Once we thus reverse engineer the process into 35 de-accession chapters, features begin to emerge. The first is the absolute irrelevance of many of the hurdles accession states need to jump over, since all the acquis has to be adopted by new EU states, whereas so much of it could be dumped by the UK (if it so chose) without trade consequences. Those doubting the point might simply reflect on the acquis burden carried by EEA states compared with EU members. The exact figure is still hotly disputed, but a middle range estimate is that around half of the EU acquis is simply no longer relevant even if staying in the Single Market by shifting to the Norway option. With alternatively a full Brexit plan, the majority of the remainder, of course, would become of relevance only to UK’s exporters to the. So de-accession, simply put, is easier to achieve.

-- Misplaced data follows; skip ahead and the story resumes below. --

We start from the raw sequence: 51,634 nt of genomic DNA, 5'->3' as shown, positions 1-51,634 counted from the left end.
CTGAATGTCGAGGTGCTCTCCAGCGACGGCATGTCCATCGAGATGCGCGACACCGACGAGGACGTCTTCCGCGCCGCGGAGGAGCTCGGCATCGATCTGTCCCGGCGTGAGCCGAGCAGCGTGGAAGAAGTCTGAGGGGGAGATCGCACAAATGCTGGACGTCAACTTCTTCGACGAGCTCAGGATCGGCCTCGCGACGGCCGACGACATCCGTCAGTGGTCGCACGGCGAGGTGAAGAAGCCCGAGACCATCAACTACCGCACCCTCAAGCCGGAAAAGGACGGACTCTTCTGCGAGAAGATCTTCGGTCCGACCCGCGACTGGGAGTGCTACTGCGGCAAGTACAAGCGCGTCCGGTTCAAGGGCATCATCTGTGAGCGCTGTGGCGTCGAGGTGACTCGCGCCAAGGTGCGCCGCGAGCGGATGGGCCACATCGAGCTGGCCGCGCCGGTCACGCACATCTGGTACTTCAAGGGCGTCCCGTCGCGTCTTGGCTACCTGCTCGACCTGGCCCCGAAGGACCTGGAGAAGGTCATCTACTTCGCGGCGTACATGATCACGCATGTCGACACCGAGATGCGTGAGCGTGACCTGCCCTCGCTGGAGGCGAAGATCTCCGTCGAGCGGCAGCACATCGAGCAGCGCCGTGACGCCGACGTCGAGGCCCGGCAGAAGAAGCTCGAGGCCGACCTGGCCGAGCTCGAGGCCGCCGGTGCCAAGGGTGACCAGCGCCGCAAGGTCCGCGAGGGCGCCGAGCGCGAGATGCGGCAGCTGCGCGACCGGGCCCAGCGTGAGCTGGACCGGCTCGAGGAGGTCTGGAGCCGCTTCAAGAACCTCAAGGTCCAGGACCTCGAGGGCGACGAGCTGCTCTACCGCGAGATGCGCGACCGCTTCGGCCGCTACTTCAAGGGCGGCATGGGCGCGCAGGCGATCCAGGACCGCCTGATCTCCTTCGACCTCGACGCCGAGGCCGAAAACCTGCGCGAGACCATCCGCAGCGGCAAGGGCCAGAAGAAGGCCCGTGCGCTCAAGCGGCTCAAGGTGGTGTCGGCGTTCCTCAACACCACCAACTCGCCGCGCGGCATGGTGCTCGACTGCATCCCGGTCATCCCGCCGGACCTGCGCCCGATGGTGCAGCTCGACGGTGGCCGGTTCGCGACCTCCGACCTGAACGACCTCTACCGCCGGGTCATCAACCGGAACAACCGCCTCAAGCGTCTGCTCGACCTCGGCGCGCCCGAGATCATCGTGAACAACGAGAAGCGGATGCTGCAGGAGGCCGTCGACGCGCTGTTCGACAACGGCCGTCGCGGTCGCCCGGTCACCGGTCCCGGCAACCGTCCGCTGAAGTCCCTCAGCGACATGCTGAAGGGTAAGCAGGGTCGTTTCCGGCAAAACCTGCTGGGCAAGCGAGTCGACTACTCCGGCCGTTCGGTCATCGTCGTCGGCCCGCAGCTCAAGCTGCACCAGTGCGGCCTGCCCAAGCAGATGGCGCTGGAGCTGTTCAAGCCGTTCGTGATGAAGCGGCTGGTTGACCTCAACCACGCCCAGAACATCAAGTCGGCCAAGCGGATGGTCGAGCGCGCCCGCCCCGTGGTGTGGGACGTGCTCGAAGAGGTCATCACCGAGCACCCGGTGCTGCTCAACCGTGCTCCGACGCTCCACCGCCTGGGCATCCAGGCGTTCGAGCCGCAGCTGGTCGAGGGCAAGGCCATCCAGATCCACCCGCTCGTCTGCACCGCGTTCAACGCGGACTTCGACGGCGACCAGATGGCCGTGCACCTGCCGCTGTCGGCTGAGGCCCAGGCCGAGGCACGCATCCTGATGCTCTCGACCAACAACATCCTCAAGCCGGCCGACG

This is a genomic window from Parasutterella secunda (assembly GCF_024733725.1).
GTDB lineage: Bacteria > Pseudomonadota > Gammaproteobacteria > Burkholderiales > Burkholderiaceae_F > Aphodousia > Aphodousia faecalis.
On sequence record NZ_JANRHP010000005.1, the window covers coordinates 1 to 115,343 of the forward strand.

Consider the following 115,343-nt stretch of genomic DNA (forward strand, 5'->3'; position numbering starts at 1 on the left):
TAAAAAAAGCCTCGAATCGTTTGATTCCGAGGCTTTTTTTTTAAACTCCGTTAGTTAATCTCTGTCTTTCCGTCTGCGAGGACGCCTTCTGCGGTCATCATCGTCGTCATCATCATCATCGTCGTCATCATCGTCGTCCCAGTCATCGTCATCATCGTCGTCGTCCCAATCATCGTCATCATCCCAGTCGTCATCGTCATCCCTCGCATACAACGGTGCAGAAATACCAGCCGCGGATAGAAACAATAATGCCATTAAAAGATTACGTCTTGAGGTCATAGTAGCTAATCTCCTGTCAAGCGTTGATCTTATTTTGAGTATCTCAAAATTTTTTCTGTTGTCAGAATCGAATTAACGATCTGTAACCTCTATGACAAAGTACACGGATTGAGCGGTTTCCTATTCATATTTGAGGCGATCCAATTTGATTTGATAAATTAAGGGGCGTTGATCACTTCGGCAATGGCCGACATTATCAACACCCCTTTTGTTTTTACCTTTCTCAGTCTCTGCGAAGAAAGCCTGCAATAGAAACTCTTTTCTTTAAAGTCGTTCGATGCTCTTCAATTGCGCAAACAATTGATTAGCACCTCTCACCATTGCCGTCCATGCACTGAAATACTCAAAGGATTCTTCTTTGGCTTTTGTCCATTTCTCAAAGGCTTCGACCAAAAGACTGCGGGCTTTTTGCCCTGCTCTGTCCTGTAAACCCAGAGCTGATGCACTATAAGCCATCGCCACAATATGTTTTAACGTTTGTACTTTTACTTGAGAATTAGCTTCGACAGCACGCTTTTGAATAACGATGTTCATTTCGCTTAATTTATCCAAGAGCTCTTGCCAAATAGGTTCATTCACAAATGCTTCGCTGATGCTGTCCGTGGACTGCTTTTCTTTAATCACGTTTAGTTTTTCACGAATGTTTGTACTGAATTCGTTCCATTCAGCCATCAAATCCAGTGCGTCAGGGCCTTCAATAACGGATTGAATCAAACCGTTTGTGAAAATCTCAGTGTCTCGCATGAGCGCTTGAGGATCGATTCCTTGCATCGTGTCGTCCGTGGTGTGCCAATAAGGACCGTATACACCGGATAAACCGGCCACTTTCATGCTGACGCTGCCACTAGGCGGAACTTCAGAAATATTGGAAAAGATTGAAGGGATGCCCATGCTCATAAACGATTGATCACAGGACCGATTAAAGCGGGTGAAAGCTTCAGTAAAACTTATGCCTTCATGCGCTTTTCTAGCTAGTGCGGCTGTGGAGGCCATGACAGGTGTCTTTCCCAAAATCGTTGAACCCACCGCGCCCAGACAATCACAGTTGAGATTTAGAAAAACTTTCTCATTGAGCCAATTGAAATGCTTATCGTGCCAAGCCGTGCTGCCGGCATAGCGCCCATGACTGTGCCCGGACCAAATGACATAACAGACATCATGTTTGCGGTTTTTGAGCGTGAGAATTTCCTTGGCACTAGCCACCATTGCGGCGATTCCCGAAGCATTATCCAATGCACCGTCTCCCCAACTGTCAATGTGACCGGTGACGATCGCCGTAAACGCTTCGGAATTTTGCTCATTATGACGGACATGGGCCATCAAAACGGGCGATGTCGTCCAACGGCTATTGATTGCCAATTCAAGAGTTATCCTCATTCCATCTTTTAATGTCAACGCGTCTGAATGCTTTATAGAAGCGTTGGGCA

We can also observe that a considerable share of the usual stumbling blocks have already been agreed. The core problem for accession states is that there is a lack of trust over capability and delivery. Yet today, the UK starts out as a demonstrable bastion for both (otherwise, it would be sanctioned by the Commission on a daily basis). Or to put it another way, as a rule of thumb British manufacturers don’t electrocute, and their farmers don’t poison, their customers.
The precedents of BSE and, conversely, EU horse burgers hinder the prospects of managed divergence for foodstuffs. However, the wider principle is an established feature of how the EEA operates, since any of the participating EFTA states do have the stated right to diverge from the acquis, with the effect that the Single Market is suspended with respect to that element.
There is a critical caveat here. The Brexit deal posited by the May Government provides for shadowing EU regulations but with a very weak “Divergence and Consequences” clause. The result will be that the UK is heavily glued to the deal by fear of disproportionate reciprocal action if anything is peeled away. The lack of a strong ‘careening clause’ is a dangerous weakness in the draft.